US factory orders rose 0.3% in February, the third monthly increase in a row, according to figures from the US Federal Reserve. Overall industrial production in the US was flat with declines in mining and car manufacturing. In a separate release, the Labour Department announced that US consumer prices rose by 0.4% in February. However, 80% of the increase in prices was driven by higher petrol costs, caused by the rising cost of oil. The rise in prices was the largest in 10 months, but so-called "core" prices - which strip out petrol and energy costs - were almost unchanged, increasing by 0.1%.
The factory data is the latest in a string of positive signs for the US economy, which created a better than expected 227,000 jobs in February, 31,000 of which were in the manufacturing sector.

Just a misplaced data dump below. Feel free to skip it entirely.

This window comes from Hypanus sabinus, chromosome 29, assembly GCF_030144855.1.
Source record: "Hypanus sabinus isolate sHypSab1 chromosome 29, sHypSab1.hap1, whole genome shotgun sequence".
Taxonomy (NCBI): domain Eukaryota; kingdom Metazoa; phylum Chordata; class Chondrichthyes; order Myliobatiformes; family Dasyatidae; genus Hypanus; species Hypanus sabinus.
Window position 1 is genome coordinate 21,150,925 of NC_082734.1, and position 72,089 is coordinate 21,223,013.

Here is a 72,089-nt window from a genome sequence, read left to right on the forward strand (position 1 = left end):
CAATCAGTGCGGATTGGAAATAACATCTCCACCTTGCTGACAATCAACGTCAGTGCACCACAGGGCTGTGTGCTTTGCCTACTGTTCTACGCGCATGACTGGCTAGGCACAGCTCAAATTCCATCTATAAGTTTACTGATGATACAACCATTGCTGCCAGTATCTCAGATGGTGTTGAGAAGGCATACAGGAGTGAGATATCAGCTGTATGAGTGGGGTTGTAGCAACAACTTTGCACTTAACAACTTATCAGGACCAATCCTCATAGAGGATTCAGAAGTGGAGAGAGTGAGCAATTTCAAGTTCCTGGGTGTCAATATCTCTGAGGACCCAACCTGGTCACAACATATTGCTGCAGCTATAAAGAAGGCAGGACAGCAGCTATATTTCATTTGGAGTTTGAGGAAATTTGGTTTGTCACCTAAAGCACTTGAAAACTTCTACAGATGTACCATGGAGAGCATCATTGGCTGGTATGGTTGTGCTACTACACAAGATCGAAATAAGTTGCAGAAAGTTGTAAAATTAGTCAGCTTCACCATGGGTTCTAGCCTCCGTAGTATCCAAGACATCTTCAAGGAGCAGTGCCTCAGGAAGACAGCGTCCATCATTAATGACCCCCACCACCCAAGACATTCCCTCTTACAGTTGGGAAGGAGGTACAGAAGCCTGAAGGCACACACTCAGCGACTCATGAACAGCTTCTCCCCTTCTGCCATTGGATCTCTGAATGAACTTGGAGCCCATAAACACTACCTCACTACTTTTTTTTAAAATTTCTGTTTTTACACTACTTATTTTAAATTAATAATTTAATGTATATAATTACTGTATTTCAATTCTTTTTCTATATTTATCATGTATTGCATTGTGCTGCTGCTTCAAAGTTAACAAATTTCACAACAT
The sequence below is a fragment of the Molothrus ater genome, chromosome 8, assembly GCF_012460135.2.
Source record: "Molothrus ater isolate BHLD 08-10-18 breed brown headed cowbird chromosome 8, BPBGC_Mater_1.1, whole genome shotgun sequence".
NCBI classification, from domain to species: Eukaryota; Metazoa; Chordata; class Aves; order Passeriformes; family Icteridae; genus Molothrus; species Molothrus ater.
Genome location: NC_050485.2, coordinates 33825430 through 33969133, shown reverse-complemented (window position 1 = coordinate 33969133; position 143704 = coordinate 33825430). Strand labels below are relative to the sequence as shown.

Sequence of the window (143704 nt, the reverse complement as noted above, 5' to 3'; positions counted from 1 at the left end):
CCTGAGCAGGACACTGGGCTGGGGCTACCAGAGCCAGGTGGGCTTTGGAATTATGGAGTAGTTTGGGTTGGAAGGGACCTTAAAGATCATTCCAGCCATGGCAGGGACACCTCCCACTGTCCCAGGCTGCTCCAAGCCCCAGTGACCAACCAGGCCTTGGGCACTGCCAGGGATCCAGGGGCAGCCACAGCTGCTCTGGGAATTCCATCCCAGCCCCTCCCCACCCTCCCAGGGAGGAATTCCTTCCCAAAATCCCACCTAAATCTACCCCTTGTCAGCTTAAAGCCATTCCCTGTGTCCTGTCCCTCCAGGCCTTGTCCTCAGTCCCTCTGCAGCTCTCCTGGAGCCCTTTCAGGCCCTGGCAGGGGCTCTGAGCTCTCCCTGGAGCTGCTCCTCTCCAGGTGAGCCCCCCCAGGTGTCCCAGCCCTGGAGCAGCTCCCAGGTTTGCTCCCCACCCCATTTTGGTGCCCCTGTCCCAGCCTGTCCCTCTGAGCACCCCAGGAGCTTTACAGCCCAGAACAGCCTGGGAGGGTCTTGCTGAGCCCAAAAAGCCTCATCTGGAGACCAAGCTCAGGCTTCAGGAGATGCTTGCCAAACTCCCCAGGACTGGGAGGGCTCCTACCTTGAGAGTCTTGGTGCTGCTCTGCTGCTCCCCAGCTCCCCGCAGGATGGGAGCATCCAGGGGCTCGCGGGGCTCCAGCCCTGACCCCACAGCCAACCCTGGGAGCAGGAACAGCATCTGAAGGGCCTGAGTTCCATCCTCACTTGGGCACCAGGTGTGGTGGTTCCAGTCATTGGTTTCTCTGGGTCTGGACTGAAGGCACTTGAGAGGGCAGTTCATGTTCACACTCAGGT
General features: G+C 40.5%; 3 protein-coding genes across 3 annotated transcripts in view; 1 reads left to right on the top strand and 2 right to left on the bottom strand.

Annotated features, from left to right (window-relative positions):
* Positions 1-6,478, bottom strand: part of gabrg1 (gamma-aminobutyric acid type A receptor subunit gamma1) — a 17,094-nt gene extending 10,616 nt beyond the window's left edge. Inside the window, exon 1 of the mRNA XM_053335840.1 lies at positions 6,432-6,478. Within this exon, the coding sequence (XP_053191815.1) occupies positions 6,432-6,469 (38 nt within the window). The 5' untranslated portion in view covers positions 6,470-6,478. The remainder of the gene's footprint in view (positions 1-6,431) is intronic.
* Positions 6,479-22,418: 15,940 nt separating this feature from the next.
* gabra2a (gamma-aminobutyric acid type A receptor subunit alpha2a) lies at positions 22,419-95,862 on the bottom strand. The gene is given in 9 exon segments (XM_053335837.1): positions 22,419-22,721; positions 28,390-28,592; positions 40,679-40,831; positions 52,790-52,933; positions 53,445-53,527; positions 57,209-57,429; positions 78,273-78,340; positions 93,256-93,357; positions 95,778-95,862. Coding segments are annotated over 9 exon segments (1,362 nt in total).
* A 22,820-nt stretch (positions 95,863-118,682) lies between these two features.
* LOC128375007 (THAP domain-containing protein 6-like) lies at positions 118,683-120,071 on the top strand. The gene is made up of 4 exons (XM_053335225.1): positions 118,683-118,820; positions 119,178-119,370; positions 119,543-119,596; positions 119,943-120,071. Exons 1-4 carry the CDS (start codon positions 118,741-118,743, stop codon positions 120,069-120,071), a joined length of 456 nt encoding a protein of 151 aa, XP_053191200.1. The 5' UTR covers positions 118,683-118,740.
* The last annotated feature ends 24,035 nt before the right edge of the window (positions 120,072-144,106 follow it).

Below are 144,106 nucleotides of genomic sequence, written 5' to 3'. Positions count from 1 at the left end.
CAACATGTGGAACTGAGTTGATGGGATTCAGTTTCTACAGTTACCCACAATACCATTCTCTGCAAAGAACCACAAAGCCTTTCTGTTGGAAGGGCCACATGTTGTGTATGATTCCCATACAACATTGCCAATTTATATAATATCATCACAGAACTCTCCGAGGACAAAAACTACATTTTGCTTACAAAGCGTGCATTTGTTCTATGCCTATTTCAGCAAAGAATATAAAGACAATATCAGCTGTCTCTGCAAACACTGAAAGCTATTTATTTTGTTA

The euro is trading almost unchanged at the beginning of the trading week, hovering over 1.3170 and in a narrow range ahead of a very light docket on Monday.
Only Industrial Orders in Italy and EMU’s Construction Output are due later on. Across the pond, Fed’s W.Dudley will hold a speech and NAHB Housing Market Index is also expected.
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